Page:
After church, I said hello to my son and I asked if he was planning on going out to lunch with his dad. I left but he texted me before I got to my car. We ended up going to breakfast, and we had a nice visit. I learned at breakfast that my ex had intimated that he may be thinking of remarrying. Apparently, something was discussed over the holidays and the topic broached (somewhat).

As I left to drive home, all I could think about was the way I was feeling inside.

It is not as if I want my ex-husband back nor do I wish him misery and a difficult life. I have forgiven him of his choices, the decisions he made, and his desire to end the marriage after 25 years. I let it go, and I moved on. Or so I thought.

The quote a posted at the top of this blog article is by Soren Kierkegaard. It is one of my favorite quotes and often it gets bandied about whenever the subject of "moving on" comes up. In truth, Kierkegaard is saying that we must always be moving forward in life, but it is through reflection that we come to understand our path and our role, and how both work together to create the outcomes we experience. Yes, we reflect backward, but we live in forward motion.

As I thought about my life, where I am today, and what is happening to me, all I can say is that it is still difficult to let go of past hurt. No matter how many times you have said that you have let something go, often there is a residual bit of hurt that lingers. There is just a little bit left over, a smidgen that remains, and in that tiny moment of the prick of the pin, the pain returns and it hurts. Yes, it hurts.

I do wish my ex-husband well. I do hope he is happy with this person, and that they find companionship, health, and happiness through their remaining days on this earth. I pray they both come to know the Lord (my ex says he is a believer, the girlfriend is an unknown). I pray that through their attendance at SBC, their eyes may be opened to meet the blessed Savior, to experience the depth and mercy of His grace and forgiveness of all their sins. I pray that they will be sober-minded and that they will accept the reality of their choices, their life decisions, and that in doing so, they may experience the blessedness of forgiveness and eternal security.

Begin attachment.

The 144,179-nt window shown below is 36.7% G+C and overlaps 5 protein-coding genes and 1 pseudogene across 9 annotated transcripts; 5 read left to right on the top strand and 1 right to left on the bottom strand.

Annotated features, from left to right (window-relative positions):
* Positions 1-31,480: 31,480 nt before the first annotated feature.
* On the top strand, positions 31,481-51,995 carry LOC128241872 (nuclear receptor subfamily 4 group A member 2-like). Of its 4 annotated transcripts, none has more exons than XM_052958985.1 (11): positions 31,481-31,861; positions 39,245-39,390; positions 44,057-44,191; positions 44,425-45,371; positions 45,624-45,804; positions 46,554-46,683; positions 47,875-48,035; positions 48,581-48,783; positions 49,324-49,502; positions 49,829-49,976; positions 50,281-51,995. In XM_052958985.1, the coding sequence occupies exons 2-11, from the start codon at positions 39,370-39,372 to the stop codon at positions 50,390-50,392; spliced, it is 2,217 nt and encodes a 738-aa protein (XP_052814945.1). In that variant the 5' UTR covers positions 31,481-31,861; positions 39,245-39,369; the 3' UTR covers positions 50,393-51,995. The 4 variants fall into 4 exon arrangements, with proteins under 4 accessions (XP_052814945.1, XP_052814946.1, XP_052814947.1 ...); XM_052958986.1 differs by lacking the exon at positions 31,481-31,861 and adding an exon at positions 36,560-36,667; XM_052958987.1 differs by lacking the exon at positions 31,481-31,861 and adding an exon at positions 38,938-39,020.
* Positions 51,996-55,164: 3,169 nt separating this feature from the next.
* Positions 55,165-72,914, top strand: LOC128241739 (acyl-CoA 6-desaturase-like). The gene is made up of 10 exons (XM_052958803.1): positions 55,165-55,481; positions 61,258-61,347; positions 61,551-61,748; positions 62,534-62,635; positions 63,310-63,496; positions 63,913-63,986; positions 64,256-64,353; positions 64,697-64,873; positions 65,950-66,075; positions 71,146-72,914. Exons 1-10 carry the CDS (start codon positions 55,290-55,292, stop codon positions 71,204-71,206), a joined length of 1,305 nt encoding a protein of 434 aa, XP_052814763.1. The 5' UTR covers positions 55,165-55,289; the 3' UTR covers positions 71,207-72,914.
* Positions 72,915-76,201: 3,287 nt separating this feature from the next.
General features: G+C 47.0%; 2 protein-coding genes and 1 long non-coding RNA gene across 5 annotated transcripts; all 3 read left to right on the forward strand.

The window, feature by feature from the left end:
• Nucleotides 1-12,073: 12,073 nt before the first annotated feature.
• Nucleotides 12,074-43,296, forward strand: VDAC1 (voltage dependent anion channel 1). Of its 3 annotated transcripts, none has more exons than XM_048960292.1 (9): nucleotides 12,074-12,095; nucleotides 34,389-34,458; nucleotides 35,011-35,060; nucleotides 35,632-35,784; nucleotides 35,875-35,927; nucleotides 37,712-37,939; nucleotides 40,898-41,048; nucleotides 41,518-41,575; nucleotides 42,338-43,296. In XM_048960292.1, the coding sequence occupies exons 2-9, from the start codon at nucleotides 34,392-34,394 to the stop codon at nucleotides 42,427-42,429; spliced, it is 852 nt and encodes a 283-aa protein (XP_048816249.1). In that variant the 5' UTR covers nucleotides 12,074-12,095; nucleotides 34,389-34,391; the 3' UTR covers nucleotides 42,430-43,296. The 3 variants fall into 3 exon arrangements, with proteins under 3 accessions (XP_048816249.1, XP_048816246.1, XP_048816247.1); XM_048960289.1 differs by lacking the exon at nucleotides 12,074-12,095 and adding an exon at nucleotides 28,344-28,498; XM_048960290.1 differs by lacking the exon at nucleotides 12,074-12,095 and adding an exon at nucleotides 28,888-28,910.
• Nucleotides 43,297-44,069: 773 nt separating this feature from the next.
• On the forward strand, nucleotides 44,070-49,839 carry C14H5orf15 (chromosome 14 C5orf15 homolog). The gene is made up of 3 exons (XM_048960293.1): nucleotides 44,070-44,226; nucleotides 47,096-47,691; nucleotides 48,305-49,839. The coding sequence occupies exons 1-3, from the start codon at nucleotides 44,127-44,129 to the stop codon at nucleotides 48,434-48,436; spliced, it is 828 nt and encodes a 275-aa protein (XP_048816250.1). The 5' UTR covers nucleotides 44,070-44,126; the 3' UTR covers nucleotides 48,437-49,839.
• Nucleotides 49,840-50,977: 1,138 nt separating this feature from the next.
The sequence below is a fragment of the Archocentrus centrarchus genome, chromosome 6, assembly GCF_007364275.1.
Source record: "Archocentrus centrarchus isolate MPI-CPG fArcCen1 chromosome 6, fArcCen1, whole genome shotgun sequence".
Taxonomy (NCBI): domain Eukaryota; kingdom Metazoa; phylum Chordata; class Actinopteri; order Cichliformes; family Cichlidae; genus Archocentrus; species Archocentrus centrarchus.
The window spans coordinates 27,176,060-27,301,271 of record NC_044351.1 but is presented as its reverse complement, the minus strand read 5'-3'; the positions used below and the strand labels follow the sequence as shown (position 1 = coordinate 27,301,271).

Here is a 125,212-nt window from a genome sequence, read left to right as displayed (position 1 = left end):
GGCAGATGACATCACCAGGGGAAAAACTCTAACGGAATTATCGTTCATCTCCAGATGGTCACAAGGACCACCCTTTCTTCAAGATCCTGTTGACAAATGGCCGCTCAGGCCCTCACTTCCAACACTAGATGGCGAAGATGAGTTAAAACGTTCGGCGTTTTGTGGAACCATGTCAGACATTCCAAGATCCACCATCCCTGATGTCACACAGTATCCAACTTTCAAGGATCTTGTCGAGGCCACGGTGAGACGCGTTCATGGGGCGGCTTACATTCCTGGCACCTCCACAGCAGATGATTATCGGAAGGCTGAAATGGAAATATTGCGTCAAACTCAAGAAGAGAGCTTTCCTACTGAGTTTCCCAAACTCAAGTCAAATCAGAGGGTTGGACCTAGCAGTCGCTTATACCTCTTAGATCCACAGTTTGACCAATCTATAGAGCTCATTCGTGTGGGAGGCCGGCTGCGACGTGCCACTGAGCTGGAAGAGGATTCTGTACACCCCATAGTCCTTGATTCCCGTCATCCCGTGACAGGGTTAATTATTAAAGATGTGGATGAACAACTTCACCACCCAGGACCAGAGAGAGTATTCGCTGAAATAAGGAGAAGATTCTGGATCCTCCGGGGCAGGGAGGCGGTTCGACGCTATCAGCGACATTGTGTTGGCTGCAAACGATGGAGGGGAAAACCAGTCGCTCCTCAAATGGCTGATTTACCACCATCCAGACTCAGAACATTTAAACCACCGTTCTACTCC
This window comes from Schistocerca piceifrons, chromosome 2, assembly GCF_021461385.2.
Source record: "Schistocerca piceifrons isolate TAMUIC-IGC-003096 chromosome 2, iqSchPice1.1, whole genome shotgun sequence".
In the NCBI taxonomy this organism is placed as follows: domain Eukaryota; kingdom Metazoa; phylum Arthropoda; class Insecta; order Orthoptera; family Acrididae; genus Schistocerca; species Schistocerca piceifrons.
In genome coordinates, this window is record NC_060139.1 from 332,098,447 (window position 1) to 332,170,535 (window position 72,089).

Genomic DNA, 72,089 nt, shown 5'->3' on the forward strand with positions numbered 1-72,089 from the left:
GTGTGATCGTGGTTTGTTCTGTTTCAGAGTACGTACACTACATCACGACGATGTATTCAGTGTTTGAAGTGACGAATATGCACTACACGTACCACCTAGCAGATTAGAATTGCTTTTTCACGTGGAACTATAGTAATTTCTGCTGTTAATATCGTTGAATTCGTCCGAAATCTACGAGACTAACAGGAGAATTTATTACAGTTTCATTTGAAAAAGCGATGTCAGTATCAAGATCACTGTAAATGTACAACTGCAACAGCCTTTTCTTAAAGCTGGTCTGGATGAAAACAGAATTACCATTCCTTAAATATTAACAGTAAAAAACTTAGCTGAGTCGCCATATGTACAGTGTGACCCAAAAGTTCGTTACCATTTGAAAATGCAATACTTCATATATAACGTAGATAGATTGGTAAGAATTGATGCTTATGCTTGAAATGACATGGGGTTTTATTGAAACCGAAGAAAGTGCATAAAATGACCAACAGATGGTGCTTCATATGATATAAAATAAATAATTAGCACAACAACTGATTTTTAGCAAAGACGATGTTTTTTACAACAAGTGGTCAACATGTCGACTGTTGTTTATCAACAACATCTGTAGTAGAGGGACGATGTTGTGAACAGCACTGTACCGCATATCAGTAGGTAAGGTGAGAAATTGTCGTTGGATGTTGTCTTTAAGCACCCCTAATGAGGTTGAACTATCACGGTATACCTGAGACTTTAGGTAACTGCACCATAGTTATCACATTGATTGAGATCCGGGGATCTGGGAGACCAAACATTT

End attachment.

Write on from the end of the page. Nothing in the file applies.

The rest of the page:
For now, I am processing my feelings, thinking about what this means for me. I am single (officially). I am thinking of getting married again some day, and I am trusting the Lord for His timing on that decision. The Lord has much work to do in my life -- there is so much left to do -- before I can even consider marriage again. Until such a time, I am wholly devoted to Him, to His cause, and to His Kingdom work. I will go where He sends me, live where He tells me to live, and will do the work He has prepared me to do. I will surrender all, submit my heart, my hurt, and my healing to the merciful hand of the Lord. I will wait upon Him, and I will commit my life, my days, and my ways to Him with fullness and assurance that He will deliver on the promises He has made to me.

Amen, so be it. Thy will be done. Selah!